Wind & Rain

February 15, 2019
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The wind brought one and the rain the other.

As I left the bank in Hillsboro one day late in November, amidst a downpour of rain, a strapping young man stepped forward to introduce himself. He explained he raises pastured hens and has been selling eggs to restaurants and CSA's in Columbus. He had heard about our farm and wondered if he could come for a visit to learn more about what we are doing. He had seen the truck and trailer pull through town, followed it to the bank, and waited for me in the rain to introduce himself. After giving him my card and driving away, I couldn't help being impressed by the initiative. 

One month and two visits later we signed an agreement for this young man, Mike Kelley, to assume management of our new mobile hen-house on our land. He will incur costs of production and continue to provide eggs to restaurants in Columbus for his own account, but we will be his primary customer. We will provide an attractive apartment for him to live in. Further, he will help Landis with three or four milkings per week and will help us with feedings and tasks, as dictated by need and availability. He will be a whole within a whole.

Mike grew up in this area, attending Hillsboro High School and then Wright State University. He also, importantly, received training at Laurel Oaks Career Center in machine milling and welding. He has demonstrated entrepreneurial talent by putting himself through college by buying and reselling used cars. Upon graduation he launched a business on eBay, selling inspection tooling, to the point of becoming in five years the #2 seller of thread gages, with over 1500 listings. 

After five or so years of this success, the call of the spirit began surfacing, however, and he found himself voluteering on vegetable farms in the Columbus area, studying Wendell Berrry's epistles, and attending Joel Salatin's seminars. His urban stint began to close, as he realized he wanted to migrate back to rural work and life, with recognized costs and benefits attached. Our paths crossed in the rain by the bank, and now he is working with us. We are fortunate. He is an able person, physically, intellectually, philosophically, and most importantly, he is a good communicator. And curiously, his grandfather ran a logging business for decades out of the tiny town, Cynthiana, in whose shadow we reside. 

As the wind brought us Clark, the rain brought us Mike. We are fortunate to have people of this caliber on our team. Together they will allow the sun to bring us next whom it will, with ever-growing promise for our future.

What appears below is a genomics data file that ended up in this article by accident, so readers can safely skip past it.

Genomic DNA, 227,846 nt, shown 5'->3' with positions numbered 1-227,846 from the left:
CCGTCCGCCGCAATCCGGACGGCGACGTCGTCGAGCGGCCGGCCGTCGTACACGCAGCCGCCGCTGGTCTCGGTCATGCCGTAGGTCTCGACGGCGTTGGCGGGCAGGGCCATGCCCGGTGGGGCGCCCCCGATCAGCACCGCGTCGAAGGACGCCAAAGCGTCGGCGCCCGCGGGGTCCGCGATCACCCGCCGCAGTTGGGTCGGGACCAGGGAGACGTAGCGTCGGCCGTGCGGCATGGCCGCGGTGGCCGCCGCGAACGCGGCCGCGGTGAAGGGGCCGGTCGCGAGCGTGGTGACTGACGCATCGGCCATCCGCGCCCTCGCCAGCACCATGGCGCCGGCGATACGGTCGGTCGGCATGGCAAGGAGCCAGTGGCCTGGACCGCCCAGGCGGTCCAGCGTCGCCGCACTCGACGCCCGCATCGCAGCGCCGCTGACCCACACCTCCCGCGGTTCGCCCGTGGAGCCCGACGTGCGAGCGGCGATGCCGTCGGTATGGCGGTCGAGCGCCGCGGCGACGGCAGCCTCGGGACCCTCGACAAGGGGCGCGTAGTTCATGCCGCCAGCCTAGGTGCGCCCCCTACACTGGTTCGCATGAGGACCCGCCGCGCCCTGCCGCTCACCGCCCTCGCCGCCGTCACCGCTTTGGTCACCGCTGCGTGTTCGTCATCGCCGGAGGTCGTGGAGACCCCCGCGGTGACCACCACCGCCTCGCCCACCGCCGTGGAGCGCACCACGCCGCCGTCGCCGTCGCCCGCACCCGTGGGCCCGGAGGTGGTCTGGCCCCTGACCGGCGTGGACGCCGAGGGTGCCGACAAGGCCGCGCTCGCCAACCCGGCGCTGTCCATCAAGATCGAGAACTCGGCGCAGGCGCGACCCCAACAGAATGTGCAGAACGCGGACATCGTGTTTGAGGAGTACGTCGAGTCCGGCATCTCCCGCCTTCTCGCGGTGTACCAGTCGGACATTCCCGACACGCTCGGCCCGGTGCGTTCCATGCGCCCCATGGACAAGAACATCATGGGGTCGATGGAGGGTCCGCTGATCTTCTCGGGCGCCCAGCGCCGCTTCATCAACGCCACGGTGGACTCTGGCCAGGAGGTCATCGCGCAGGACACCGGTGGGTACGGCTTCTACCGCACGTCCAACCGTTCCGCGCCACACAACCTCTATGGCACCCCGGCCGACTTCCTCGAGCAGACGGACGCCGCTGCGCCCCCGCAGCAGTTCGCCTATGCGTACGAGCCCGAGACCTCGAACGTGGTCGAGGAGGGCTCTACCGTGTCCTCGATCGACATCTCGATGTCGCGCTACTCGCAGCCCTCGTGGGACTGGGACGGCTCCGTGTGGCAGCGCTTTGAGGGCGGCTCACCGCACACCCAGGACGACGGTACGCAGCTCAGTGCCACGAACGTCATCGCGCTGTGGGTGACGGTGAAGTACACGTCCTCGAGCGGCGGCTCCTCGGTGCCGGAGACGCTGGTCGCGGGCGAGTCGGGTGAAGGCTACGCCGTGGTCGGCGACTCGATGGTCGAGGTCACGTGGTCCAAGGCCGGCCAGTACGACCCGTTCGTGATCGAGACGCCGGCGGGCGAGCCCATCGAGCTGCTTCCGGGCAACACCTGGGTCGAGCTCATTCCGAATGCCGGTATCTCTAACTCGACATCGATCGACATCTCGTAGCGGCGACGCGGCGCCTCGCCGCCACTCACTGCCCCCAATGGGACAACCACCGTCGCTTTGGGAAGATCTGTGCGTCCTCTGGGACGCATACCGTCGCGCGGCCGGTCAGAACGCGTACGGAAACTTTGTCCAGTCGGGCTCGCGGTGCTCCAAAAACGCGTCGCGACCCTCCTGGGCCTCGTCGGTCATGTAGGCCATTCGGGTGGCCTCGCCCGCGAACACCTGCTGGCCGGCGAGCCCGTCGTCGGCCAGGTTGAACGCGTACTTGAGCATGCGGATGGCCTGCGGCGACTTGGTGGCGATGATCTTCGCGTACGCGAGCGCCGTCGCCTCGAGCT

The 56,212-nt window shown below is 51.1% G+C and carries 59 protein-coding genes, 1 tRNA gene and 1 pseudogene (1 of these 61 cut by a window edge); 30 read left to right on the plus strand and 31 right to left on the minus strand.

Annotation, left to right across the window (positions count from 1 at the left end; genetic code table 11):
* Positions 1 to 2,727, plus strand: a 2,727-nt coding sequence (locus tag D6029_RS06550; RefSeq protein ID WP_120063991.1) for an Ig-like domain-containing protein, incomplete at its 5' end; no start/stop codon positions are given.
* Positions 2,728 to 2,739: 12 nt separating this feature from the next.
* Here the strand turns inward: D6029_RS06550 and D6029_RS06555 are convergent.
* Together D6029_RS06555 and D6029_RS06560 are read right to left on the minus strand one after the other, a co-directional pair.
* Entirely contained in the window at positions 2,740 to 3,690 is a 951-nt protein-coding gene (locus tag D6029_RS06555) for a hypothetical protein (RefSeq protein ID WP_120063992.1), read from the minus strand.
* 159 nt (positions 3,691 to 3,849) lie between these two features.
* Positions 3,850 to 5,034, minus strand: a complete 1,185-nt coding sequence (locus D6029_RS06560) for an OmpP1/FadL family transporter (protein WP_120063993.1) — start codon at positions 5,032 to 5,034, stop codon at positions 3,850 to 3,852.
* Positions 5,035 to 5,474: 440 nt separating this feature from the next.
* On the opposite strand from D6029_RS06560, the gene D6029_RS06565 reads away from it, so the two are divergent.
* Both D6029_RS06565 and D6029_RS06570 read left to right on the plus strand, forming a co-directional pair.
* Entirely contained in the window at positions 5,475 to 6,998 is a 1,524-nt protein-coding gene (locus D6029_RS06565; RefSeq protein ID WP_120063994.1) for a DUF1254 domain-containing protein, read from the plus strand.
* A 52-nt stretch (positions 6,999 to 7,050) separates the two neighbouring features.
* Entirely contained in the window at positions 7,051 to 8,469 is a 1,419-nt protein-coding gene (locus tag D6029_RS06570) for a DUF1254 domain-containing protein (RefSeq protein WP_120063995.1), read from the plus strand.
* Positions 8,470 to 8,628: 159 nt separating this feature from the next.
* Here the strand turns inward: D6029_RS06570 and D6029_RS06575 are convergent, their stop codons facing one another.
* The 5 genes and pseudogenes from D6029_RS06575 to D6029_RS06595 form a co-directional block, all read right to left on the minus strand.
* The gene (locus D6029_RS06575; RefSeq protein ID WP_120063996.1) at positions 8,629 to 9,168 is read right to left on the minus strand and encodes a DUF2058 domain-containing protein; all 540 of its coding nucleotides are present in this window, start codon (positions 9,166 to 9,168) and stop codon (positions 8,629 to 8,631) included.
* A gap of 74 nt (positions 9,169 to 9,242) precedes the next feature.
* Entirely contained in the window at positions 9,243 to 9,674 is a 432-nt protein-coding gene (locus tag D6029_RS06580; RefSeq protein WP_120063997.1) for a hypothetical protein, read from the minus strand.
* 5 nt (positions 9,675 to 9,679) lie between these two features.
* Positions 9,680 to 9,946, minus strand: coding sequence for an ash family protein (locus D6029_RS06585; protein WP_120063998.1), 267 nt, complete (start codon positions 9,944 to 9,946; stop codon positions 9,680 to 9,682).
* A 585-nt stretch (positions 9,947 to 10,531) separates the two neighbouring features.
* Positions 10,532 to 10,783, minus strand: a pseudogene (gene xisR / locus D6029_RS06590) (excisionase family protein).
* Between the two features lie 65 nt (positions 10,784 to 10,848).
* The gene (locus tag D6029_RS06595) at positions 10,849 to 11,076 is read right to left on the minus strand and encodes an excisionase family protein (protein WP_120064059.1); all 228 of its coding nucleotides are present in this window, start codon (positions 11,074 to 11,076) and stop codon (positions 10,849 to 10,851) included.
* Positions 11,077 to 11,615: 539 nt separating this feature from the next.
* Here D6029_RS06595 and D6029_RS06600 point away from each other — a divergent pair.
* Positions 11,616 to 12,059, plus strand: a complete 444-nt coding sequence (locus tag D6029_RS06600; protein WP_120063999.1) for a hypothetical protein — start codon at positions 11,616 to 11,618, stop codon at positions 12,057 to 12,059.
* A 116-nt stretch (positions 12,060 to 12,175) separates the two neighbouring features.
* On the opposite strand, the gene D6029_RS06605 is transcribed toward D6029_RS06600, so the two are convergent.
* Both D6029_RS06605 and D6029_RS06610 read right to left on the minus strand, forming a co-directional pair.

It took 80 inches of rain over the past year to deliver Mike Kelley to us, and we are grateful, but enough is enough at this point! Another 3 1/2 inches fell at the beginning of the week. Alternating conditions between intense cold and intense rain, resulting in mud, is hard on animals. Weaker ones can not withstand the fluctuations. A good number of animals have been lost in southern Ohio to this weather. We have lost two, bringing greater challenge and heart-ache to the journey.




Beef Barbacoa on tacos with tomato salsa, guacamole, and sour cream recently presented themselves to us in irresistible fashion. Beef Barbacoa is made from the shoulder of the beef, and is slow cooked for 10 hours at 200 degrees in a delectable sauce of: lime juice, chicken stock, vinegar, cider, cloves, and multiple spices. After it cools, it is painstakingly pulled apart by hand to remove gristle and fat. It is then returned to its own juices to marinate in the refrigerator for 2 days. On the fourth day it is ready for packaging. This product takes longer to prepare than any of our prepared foods, and Beth does an excellent job doing so. 




The OEFFA conference is currently underway in Dayton. This organization is the primary certifier for organic production in Ohio, and does an excellent job of advancing the case for family farms. USDA, in contrast, has allowed corporate agriculture to benefit from organic certification, thus flooding the market with supply, driving prices down, and forcing small dairy farmers in particular to go out of business. OEFFA defends the small farm and is a great force for the better in this regional community. For more information go to: www.oeffa.org.

Beth & Bob will see you this Sunday at the Hyde Park Market.

In deference to the blessings and burdens delivered by the elements,

Drausin & Susan

Drausin Wulsin

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